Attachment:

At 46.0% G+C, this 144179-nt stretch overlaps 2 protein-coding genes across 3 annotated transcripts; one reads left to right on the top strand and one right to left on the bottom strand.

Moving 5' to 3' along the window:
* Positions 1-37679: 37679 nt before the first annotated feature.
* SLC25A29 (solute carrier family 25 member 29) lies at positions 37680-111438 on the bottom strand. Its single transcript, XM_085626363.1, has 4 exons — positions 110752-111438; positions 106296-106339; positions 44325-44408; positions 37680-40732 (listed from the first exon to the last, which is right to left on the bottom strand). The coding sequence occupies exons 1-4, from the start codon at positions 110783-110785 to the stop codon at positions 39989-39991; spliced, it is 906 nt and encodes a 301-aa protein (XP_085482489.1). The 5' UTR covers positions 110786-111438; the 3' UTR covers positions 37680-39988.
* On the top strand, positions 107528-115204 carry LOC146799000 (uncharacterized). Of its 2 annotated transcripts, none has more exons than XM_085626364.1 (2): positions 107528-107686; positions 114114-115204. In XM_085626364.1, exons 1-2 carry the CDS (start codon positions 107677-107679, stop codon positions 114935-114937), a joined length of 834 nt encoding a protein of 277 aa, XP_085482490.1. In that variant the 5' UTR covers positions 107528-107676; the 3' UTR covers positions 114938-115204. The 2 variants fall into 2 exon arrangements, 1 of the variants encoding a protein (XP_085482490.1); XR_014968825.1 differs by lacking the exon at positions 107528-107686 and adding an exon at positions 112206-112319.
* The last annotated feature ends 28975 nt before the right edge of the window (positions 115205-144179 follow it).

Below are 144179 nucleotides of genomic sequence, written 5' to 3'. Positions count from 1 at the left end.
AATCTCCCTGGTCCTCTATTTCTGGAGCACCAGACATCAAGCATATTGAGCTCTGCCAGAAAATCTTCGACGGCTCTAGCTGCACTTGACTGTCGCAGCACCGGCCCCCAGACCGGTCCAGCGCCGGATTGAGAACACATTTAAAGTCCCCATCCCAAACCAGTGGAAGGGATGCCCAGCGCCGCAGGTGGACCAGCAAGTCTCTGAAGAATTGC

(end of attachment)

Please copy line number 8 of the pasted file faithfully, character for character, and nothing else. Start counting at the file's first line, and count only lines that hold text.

AATCTCCCTGGTCCTCTATTTCTGGAGCACCAGACATCAAGCATATTGAGCTCTGCCAGAAAATCTTCGACGGCTCTAGCTGCACTTGACTGTCGCAGCACCGGCCCCCAGACCGGTCCAGCGCCGGATTGAGAACACATTTAAAGTCCCCATCCCAAACCAGTGGAAGGGATGCCCAGCGCCGCAGGTGGACCAGCAAGTCTCTGAAGAATTGC